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Towards the end of January, Jo had more X-rays and Jem came to tell her the results.

“Your X-rays are slowly improving, Jo,” he said. “I think you can try sitting up for two hours a day, from now on.”

“Really?” Jo asked, surprised. She had steeled herself for the worst, again.

“Yes. Add ten minutes on each day until you get to the full two hours. I don’t want you to rush things. Once you’re comfortable at two hours, we’ll see how you’re progressing.”

“Thank you.”

Jem smiled and stood up. “We’ll get you back home again, Jo. We just have to take it slowly, that's all.”

A week later saw Jo sitting up for the allotted two hours a day. She was beginning to find herself in a little routine, now, spending her time up after rest hours. Her emotional state was improving, too, and she had asked to see the few friends she had living on the island. Her sister came one visiting day each week and one of her friends came on the other. Jack was secretly relieved at this progress. He had worried that she was isolating herself from the world in order to protect herself from being hurt. He knew she still had a long way to go before he would be able to make her his wife, but he could finally start to hope, once more.

After another month and more X-rays, Jem told Jo that she would be able to start building slowly up to three hours up each day. Jo realised that walking to her meals was just around the corner. She wasn’t looking forward to this. She had found it an ordeal last time, when she had been on the Sonnalpe. Although she was improving physically, her mental state was still very fragile. The quietness of the Sanatorium had helped her, but it had been seven months before she had asked to see any of her friends. Meeting complete strangers was another challenge altogether, and one she wasn’t sure she was ready to face, yet. She brooded on this and, subsequently, her appetite started to diminish. When she had barely eaten anything for two days, Jem came to talk to her.

“How are you, Jo?”

“Fine”

“The nurse tells me you’ve barely eaten over the past two days.” Jo didn’t answer. “Do you feel ill, at all?”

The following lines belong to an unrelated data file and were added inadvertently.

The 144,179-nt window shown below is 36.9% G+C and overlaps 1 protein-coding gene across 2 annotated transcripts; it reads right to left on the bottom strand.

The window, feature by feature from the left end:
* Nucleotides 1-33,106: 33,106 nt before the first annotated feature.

“No. I’m okay, Jem, I promise.” He looked keenly at her, and she blushed under his steady gaze.

“Well, something must be bothering you. It’s isn’t like you to just stop eating for no reason, Jo. I just want to help you, but I can’t if you won’t tell me. If you start losing weight, you’ll end up back on bed rest. That’s the last thing I want to put you through, but I don’t have much choice at the moment.” Jo pulled her knees up under her chin, wrapping her arms around them as she stared at the wall beyond Jem’s shoulder. He watched her. Suddenly, she put her head down and started crying. Jem waited, patiently, until the storm had passed. Then he tried again.

“Tell me what it is, Jo, and let me help you.” Jo drew in a shuddering breath, and coughed. Jem quickly passed her some tissues and waited, silently. When she had finished, Jo spoke.

“I-I’m scared.”

“What’s scaring you?”

“Eating. Going to eat in the dining room.”

“You aren’t doing that, yet.”

“No, but it’s what comes next, isn’t it?” Jem nodded, wondering where her imagination was taking her. “I can only just manage talking to my friends. How am I going to talk to complete strangers?”

“You’ll manage it, Jo. You aren’t even at that stage, though. You’ve only just reached three hours time up. I would never make you do anything before I thought you were ready for it.”

“But, last time, I started to go there almost as soon as I had three hours time up.”

“That was last time. When you were on the Sonnalpe, you were able to take on the challenges put before you much more quickly. This time is different. You’re still recovering from an extremely stressful and frightening experience, as well as tuberculosis. You have to be mentally ready for the challenges, as well as physically. At the moment, you aren’t ready mentally, as you’ve just admitted. You need to stop worrying about what comes next and concentrate on what is happening now. Let me worry about the next steps for you. It’s what I’m here for, after all.” Jem stood back up at this. He had other patients to see and Jo was tiring. “Get some sleep, Jo. I want to hear that you ate everything on your plate at your next meal.” He removed her pillows and she lay down. “You’ll get there. It will just take time, that’s all.” He departed at this, and Jo fell asleep, exhausted by her emotions.

Jo had been on three hours time up for a month before Jem decided she was ready to try eating in the dining room. He came to tell her one morning, after breakfast. Jo was worried at the prospect, but he told her that, if she wanted to continue improving, she had to do it.

“It’s not like last time, Jo,” he reassured her. “We only have a handful of patients here, at the moment and, of them, there are only two who are currently eating in the dining room.” Jo didn’t look convinced.

“Are you sure I can do this?” she asked.

“I wouldn’t have suggested it if I didn’t think you were up to the challenge. You’ll have to meet new people at some point. You can’t hide in here, forever. Now, Nurse will come for you with a wheelchair at twelve o’clock.” Jem left on this note, allowing her no chance to argue further.

When she was deposited in the dining room, she found that Jem had spoken the truth. She was wheeled to a table with two other patients and left to it. Jo found herself talking to them, and actually enjoyed her meal. When Jack asked her how she had got on when he came to see her during his rounds, she told him that she had enjoyed it. He smiled at this, pleased to see that she had finally turned a corner and was improving.



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